Fukushima children to receive radiation meters
Radiation meters will be distributed to about 34,000 children to monitor their exposure levels.
Tokyo: Radiation meters will be distributed to about 34,000 children living in the largest city near the tsunami-damaged Fukushima Daiichi nuclear plant to monitor their exposure levels, a city official said on Tuesday.
The decision to hand out the meters comes amid growing concern over the safety of children as the nuclear crisis at the Fukushima plant drags on, posing potential long-term health risks.
The devices, called dosimeters, will be distributed in September to children between the ages of four and 15 living in Fukushima city, which has recorded relatively high radiation levels since a massive March 11 earthquake and tsunami severely damaged the nuclear plant.
Dosimeters have already been supplied to area schools but not to each student, according to city official Koichi Kato. Other towns in the area have begun similar measures, but Fukushima`s plan is the largest to date.
"We intend to continue the program for about three months," Kato said. "We are still considering whether to expand it further to include other residents."
Fukushima city, where about 300,000 people live, is 45 miles (60 kilometres) from the nuclear facility.
The government has established a 12-mile (20-kilometer) "no-go" zone around the plant, and a further 6-mile (10-kilometer) ring outside of that in which residents — particularly pregnant women and children — have been instructed to take special precautions and be prepared to evacuate.
Some 80,000 people have been forced from their homes by the crisis, leaving nearby towns almost completely empty. Many children from those towns are now going to classes in or around Fukushima city.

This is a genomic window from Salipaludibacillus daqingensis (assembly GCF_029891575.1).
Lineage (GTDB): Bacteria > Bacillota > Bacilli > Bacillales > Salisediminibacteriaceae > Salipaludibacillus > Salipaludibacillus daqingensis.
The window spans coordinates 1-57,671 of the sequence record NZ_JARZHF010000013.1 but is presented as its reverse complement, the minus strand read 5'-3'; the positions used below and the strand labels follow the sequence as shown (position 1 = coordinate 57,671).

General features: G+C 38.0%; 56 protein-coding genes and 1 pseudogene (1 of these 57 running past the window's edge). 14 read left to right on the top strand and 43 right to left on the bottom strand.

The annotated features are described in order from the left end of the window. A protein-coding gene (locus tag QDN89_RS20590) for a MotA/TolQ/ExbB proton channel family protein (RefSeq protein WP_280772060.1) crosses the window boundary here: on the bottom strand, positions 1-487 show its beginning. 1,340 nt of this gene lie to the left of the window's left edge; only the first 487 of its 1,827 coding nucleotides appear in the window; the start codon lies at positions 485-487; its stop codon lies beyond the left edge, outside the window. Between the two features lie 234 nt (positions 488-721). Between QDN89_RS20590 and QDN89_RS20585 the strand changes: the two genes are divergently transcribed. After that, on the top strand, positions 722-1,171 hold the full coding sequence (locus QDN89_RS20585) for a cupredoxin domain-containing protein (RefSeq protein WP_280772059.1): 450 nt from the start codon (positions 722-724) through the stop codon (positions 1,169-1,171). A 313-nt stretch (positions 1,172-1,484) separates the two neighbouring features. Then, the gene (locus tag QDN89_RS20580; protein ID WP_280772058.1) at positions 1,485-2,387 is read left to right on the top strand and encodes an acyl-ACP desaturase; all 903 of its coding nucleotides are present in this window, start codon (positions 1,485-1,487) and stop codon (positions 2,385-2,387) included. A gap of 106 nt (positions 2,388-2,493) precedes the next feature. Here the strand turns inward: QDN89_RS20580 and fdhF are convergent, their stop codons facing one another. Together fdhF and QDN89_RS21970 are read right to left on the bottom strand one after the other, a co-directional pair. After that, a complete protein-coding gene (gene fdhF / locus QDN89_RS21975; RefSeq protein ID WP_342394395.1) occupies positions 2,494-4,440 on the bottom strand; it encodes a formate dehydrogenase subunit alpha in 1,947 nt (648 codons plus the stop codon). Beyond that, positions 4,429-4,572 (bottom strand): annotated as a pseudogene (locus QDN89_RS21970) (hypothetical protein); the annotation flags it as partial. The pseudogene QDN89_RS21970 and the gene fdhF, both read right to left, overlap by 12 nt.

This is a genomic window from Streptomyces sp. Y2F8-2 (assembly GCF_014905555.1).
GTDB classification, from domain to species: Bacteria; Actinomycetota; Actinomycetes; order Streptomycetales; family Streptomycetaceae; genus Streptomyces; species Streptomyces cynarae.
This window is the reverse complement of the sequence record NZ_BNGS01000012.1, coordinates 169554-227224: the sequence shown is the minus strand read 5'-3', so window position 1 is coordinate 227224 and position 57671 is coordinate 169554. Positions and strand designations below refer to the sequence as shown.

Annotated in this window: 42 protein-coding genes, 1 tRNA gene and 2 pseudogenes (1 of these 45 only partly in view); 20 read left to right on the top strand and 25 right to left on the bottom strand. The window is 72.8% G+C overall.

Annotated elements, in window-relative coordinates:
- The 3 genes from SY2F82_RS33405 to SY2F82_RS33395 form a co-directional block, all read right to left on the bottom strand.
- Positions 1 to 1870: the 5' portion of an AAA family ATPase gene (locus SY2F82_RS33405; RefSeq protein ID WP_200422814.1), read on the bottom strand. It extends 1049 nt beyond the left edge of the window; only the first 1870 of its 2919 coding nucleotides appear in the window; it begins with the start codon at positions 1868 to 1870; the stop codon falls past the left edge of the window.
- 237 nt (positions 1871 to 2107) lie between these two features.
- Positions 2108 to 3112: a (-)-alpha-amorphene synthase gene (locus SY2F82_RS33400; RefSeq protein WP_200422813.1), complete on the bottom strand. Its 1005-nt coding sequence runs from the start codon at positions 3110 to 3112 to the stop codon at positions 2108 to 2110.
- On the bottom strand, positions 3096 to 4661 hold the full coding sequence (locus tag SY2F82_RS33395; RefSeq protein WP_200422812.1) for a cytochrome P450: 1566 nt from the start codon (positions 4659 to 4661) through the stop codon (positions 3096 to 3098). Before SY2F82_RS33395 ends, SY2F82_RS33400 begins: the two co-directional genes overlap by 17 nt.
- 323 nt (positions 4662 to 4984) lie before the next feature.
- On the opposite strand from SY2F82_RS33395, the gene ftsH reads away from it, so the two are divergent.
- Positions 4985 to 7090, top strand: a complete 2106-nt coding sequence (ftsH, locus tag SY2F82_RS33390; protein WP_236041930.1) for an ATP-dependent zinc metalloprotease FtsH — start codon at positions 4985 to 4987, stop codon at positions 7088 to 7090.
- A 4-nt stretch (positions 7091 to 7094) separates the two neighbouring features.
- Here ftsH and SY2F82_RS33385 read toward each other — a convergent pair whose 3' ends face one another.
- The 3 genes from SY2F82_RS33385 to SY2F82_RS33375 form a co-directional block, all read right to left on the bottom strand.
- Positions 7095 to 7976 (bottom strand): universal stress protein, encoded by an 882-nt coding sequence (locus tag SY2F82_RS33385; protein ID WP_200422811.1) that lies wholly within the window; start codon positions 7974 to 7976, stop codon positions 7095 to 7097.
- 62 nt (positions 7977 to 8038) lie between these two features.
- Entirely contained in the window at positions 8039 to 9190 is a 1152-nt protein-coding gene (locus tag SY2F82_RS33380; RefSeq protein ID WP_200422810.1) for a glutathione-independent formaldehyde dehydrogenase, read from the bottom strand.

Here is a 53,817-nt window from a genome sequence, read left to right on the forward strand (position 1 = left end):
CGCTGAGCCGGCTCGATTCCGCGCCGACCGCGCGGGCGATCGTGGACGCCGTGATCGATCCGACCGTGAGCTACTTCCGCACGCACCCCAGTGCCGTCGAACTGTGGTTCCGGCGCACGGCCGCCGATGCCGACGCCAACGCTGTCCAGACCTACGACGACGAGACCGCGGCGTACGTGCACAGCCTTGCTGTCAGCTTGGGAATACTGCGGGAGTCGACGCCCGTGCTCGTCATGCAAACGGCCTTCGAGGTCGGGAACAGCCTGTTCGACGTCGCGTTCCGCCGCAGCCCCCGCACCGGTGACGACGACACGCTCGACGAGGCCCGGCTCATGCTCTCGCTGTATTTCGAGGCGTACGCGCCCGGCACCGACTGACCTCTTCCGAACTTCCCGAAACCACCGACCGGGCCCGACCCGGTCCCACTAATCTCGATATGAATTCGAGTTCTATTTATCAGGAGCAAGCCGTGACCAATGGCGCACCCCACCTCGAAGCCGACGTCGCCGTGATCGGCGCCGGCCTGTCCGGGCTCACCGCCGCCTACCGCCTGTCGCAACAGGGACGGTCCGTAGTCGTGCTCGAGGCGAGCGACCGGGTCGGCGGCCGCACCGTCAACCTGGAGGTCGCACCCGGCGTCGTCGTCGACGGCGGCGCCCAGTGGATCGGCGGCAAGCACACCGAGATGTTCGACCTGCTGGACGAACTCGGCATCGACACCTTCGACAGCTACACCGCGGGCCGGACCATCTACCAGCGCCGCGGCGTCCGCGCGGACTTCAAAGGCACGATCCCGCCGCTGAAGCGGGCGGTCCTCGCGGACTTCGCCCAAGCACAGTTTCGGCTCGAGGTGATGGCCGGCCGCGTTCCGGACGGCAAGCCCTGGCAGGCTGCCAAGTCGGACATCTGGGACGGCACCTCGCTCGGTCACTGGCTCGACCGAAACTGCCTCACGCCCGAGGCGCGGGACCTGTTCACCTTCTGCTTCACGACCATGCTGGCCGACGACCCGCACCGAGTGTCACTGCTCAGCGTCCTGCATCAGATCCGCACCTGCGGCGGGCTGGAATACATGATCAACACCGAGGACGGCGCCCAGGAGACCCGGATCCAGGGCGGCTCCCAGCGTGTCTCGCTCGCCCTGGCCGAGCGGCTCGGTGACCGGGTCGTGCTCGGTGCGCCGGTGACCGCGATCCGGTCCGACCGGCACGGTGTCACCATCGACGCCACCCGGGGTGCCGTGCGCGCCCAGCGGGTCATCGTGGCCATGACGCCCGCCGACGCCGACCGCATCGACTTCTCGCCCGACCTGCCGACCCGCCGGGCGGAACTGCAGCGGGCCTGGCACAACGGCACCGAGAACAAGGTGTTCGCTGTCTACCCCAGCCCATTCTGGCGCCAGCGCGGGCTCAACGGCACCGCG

Because Fukushima city is outside the area that has been officially designated as too dangerous to live in, schools, businesses and government offices continue to operate as usual.
But health concerns remain high in Fukushima despite government assurances that exposure levels appear to be within acceptable limits.
Children are particularly vulnerable to the effects of radiation, so parents and some private groups have demanded stronger measures to protect them.
Schools have responded by limiting the amount of time children are allowed to play outside or in swimming pools, and many extracurricular sports programs have been moved into covered gymnasiums.
Still, the Fukushima plan is seen as insufficient by several groups leading a petition campaign to lower the acceptable exposure level for children from 20 millisieverts per year — the same level as adults — to 1 millisievert per year.
Twenty millisieverts of radiation is roughly equivalent to the exposure a person would receive from an X-ray.
"The meters don`t protect children from radiation, they simply measure exposure after a certain amount of time," said Aileen Mioko Smith of Green Action, a private group involved in the petition. "Children should be moved out of areas where radiation levels are high, not used as guinea pigs."